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Beachwood Sparks 

Once We Were Trees (Sub Pop)

Wednesday, Oct 17 2001
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L.A.'s Beachwood Sparks are in love -- hazily infatuated with the psychedelic Golden State country music of late hippiedom. If you've already fallen for the very same tousled beauty, then Once We Were Trees might touch your heart too. This sophomore LP may also make you red-faced jealous at how well the four Sparks romance Ms. American Beauty. With fragile, seductive harmonies, shimmering Hammond and pedal steel caresses, and fabulous pickup lines like "Don't breathe a word, though we may lose our way out in the pines," the lass would have to be crazy to turn the band down. Of course, she is crazy -- and stoned, self-involved, and deliberately mysterious as well. She wants to dress you in vintage boots and a gabardine shirt with mother-of-pearl buttons, and elope to Humboldt to open a crystal shop. If she's simply not your type, then this album of love letters will -- at times -- sound like someone else's eccentric passion for the past.

And, boy, is the band passionate. The loping ballad "Hearts Mend" and woozy waltzes like "The Old Manatee" could be outtakes from the Gram Parsons-era Byrds' Sweetheart of the Rodeo, while the tougher groove of "The Sun Surrounds Me" recalls Buffalo Springfield. On the other hand, Once We Were Trees is no strict period piece -- unlike Beachwood Sparks' self-titled debut of last year. Here, there are '50s touches, like the reverberating Fleetwoods harmonies on "Banjo Press Conference"; a touch of Motown in the catchy, arching chorus of "The Hustler"; and dollops of subtle feedback and brittleness that betray the band members' roots in '90s indie rock acts like Further and the Lilys.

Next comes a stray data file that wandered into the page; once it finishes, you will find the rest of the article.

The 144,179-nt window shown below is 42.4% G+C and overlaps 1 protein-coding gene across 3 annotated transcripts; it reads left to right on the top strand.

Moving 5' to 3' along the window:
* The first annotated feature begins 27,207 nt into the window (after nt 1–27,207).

But the oddest feature of the album is monolithic, sure to disorient purists. Two-thirds of the way through the 15-track, variegated retro journey, the Sparks allow their bloodshot eyes to wander away from their hippie Gypsy goddess and in the direction of ... Sade. Yes, that Sade, the classy soul chanteuse whose sweetest taboos probably don't include a date in a VW bus. The band takes her most recent hit, "By Your Side," and transforms it into lilting, searing pop rock that -- in a rare reversal of the usual equation -- is more soulful than the R&B original. The song's straightforward pledge of loyalty lends purpose to singer Chris Gunst's sweet, breathless style, which often conveys lyrics that get as hippie-dippy as the album's title suggests. On "By Your Side" the band lets everyone into its vintage love affair, even if you've never heard Moby Grape, much less inhaled. Could it be a hint of things to come?

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Andrew Marcus

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